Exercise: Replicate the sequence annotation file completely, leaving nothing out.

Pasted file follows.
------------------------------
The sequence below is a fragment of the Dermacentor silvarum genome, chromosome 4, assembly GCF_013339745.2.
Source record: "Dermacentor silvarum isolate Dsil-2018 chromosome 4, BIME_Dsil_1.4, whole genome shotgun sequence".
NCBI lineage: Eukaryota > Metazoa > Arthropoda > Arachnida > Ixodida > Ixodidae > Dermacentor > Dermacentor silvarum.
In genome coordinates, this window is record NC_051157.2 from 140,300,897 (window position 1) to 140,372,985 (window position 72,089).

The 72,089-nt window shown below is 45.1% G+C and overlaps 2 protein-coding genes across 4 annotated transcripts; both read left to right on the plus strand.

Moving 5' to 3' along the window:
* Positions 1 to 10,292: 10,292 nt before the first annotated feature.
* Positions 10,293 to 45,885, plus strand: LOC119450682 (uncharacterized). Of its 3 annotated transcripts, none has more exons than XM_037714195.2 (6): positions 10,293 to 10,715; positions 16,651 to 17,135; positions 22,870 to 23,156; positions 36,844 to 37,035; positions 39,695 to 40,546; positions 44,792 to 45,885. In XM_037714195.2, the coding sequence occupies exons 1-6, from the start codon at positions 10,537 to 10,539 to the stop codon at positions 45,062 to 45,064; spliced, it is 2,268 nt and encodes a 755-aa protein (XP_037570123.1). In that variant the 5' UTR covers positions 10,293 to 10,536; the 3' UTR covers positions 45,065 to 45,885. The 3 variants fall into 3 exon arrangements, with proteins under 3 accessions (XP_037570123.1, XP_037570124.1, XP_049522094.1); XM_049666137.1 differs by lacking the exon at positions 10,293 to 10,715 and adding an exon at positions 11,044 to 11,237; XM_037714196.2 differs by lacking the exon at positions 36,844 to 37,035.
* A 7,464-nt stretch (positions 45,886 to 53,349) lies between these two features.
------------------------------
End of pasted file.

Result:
The sequence below is a fragment of the Dermacentor silvarum genome, chromosome 4, assembly GCF_013339745.2.
Source record: "Dermacentor silvarum isolate Dsil-2018 chromosome 4, BIME_Dsil_1.4, whole genome shotgun sequence".
NCBI lineage: Eukaryota > Metazoa > Arthropoda > Arachnida > Ixodida > Ixodidae > Dermacentor > Dermacentor silvarum.
In genome coordinates, this window is record NC_051157.2 from 140,300,897 (window position 1) to 140,372,985 (window position 72,089).

The 72,089-nt window shown below is 45.1% G+C and overlaps 2 protein-coding genes across 4 annotated transcripts; both read left to right on the plus strand.

Moving 5' to 3' along the window:
* Positions 1 to 10,292: 10,292 nt before the first annotated feature.
* Positions 10,293 to 45,885, plus strand: LOC119450682 (uncharacterized). Of its 3 annotated transcripts, none has more exons than XM_037714195.2 (6): positions 10,293 to 10,715; positions 16,651 to 17,135; positions 22,870 to 23,156; positions 36,844 to 37,035; positions 39,695 to 40,546; positions 44,792 to 45,885. In XM_037714195.2, the coding sequence occupies exons 1-6, from the start codon at positions 10,537 to 10,539 to the stop codon at positions 45,062 to 45,064; spliced, it is 2,268 nt and encodes a 755-aa protein (XP_037570123.1). In that variant the 5' UTR covers positions 10,293 to 10,536; the 3' UTR covers positions 45,065 to 45,885. The 3 variants fall into 3 exon arrangements, with proteins under 3 accessions (XP_037570123.1, XP_037570124.1, XP_049522094.1); XM_049666137.1 differs by lacking the exon at positions 10,293 to 10,715 and adding an exon at positions 11,044 to 11,237; XM_037714196.2 differs by lacking the exon at positions 36,844 to 37,035.
* A 7,464-nt stretch (positions 45,886 to 53,349) lies between these two features.